As a St. Paul, MN personal injury lawyer, I regularly find myself telling potential clients that they don’t need to worry about paying me as I get paid on a “contingency basis”. Frequently, the potential client smiles and nods and I continue with our conversation assuming that I was understood. However, I recently received a call from a panicked sounding client, whose case had only just begun, who wanted me to close his case because he couldn’t afford to pay; clear evidence that I had failed in explaining what a contingency basis is. Surely, that client isn’t the only one who misunderstands contingency fees thus I hope that this article helps clear up just what a contingency fee is.
Webster’s Dictionary defines “contingency” as:
n. 1. Union or connection; the state of touching or contact.
2. The quality or state of being contingent or casual; the possibility of coming to pass.
Aristotle says we are not to build certain rules on the contingency of human actions.
3. An event which may or may not occur; that which is possible or probable; a fortuitous event;a chance.
The remarkable position of the queen rendering her death a most important contingency.
4. An adjunct or accessory.
5. (Law) A certain possible event that may or may not happen, by which, when happening,some particular title may be affected.
Black’s Law Dictionary defines “contingency fee” as:
“Fee charged for a lawyer’s services only if the lawsuit is successful or is favorably settled out of court….”
Although the latter definition nicely sums it up, I will break the definition down a little deeper to help ensure complete understanding. When discussing a “contingency fee”, Webster’s definitions 2 and 3 are the most appropriate. That is to say, payment to a personal injury lawyer has “…the possibility of coming to pass” or “may or may not occur” contingent upon settlement of the case. That is, unless or until a case is settled, no payment is made. Once a case settles, the “contingency” is satisfied and payment is no longer “possible” but mandatory. In short, if a personal injury lawyer says he or she is paid on contingency, you won’t be paying your lawyer until your case is settled and the lawyer’s fees are then typically a percentage of the total recovery.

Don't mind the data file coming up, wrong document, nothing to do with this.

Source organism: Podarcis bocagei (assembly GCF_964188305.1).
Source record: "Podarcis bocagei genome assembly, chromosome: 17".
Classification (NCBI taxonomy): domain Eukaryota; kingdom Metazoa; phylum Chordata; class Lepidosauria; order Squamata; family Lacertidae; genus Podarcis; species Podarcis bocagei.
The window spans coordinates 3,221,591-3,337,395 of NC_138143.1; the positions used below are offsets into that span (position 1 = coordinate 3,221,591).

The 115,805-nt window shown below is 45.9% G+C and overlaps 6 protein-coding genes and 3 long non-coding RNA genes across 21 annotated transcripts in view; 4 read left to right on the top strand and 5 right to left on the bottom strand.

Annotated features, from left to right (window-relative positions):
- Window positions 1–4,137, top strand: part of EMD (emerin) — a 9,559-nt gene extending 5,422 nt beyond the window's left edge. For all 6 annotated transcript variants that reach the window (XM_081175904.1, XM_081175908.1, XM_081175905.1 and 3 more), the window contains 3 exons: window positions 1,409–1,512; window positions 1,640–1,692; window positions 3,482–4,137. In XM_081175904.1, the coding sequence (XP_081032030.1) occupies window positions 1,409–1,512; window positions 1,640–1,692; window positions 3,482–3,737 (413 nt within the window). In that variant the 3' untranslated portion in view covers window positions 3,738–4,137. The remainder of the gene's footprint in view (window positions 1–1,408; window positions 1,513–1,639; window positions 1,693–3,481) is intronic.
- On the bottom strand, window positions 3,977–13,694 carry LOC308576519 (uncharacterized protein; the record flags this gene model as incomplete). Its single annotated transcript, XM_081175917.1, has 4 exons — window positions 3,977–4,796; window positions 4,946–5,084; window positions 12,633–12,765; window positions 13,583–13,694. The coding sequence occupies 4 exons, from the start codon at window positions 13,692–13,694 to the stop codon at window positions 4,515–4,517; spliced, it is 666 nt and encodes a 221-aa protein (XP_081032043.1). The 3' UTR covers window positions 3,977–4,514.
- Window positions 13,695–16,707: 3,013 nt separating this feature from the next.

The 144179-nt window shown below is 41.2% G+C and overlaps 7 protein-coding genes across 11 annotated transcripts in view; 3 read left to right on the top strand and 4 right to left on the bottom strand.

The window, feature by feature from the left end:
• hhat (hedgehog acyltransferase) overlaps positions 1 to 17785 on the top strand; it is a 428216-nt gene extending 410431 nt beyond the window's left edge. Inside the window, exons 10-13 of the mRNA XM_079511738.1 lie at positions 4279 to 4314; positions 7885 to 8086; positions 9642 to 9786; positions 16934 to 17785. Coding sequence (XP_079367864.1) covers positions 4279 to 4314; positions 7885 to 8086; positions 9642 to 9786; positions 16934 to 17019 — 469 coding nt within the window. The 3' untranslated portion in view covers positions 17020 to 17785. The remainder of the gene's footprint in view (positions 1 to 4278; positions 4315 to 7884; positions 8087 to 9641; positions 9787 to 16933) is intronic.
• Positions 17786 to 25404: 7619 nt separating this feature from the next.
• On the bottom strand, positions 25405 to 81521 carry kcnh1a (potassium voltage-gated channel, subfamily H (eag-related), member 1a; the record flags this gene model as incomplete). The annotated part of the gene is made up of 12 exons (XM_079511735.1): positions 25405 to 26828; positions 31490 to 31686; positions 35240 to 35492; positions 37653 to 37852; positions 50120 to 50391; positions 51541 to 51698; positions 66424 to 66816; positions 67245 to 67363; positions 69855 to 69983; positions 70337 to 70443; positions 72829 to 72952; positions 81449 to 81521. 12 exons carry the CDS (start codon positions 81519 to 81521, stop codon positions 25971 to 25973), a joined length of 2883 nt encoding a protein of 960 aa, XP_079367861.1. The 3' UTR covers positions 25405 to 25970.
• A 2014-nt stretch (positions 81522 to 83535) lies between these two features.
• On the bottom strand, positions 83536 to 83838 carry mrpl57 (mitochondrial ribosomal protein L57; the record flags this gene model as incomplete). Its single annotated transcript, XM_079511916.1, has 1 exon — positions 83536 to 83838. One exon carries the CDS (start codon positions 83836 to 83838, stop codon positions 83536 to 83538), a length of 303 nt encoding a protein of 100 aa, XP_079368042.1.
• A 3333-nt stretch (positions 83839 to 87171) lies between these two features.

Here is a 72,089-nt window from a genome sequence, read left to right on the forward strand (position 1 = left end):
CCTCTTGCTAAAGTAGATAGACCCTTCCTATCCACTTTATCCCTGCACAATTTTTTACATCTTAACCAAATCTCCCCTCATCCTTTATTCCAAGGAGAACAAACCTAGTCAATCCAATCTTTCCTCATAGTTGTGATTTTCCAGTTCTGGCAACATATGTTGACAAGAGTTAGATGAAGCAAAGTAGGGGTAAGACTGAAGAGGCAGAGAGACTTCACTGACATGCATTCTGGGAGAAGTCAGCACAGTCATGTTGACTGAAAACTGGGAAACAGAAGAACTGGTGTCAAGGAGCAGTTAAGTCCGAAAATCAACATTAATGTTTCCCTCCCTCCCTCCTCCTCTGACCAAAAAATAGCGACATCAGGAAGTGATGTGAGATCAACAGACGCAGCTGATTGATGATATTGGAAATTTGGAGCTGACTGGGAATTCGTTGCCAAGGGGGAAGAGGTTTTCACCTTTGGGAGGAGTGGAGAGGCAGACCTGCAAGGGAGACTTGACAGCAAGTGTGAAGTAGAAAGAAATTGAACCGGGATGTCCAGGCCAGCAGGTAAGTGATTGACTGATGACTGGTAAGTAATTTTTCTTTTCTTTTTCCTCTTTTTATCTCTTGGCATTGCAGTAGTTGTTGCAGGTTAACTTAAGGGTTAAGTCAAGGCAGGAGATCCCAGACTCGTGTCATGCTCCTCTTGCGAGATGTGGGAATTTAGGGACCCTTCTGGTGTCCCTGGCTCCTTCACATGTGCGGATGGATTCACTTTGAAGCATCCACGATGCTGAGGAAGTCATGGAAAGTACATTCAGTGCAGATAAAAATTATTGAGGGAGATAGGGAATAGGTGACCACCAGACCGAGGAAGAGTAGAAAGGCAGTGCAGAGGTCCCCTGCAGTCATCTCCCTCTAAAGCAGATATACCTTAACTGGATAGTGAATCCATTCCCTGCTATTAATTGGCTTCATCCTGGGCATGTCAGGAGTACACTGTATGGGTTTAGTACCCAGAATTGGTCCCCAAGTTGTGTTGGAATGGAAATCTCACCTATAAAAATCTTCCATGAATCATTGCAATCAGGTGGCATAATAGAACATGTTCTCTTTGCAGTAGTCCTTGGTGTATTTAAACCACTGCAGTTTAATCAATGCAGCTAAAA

Many personal injury lawyers charge a contingency fee of 1/3 of the total recovery but that number isn’t absolute. When meeting with a lawyer, it can never hurt to ask if he or she is willing to negotiate on the fee as some lawyers may be willing to accept less than 1/3 depending on the specific case. Conversely, it is important to ask what the fee is as some lawyers charge more than 1/3 and you should know precisely what it is. Additionally, I have seen lawyers use contingency fees that vary depending on how far they get into the case and how much work it has taken to get to that point so be sure to have your lawyer answer any and all questions you have regarding fees. The amount of the contingency fee can even be capped in some rare circumstances and your lawyer should be able to explain those types of cases to you. Lastly, many jurisdictions have “reasonableness rules” that dictate how much can be charged – ask your lawyer to explain this if you have questions.
The use of contingency fee payments often makes it possible for people to access the legal system without going broke in the process. By handling cases on a contingency, the injured party gets the help they need and the lawyer assumes the short-term financial risk with the plan of being paid at the end of a case. If, for some reason, there is no financial recovery, the lawyer doesn’t get paid and the client isn’t stuck with a bill.
Love them or hate them, contingency fees are here to stay. Fortunately, you can help protect yourself by having even a little understanding of these fees and asking questions. If your lawyer objects to your questions, you just might want to consider looking elsewhere.
Thanks to our friends and co-contributors from Johnston|Martineau PLLP for their insight into contingency fee structure.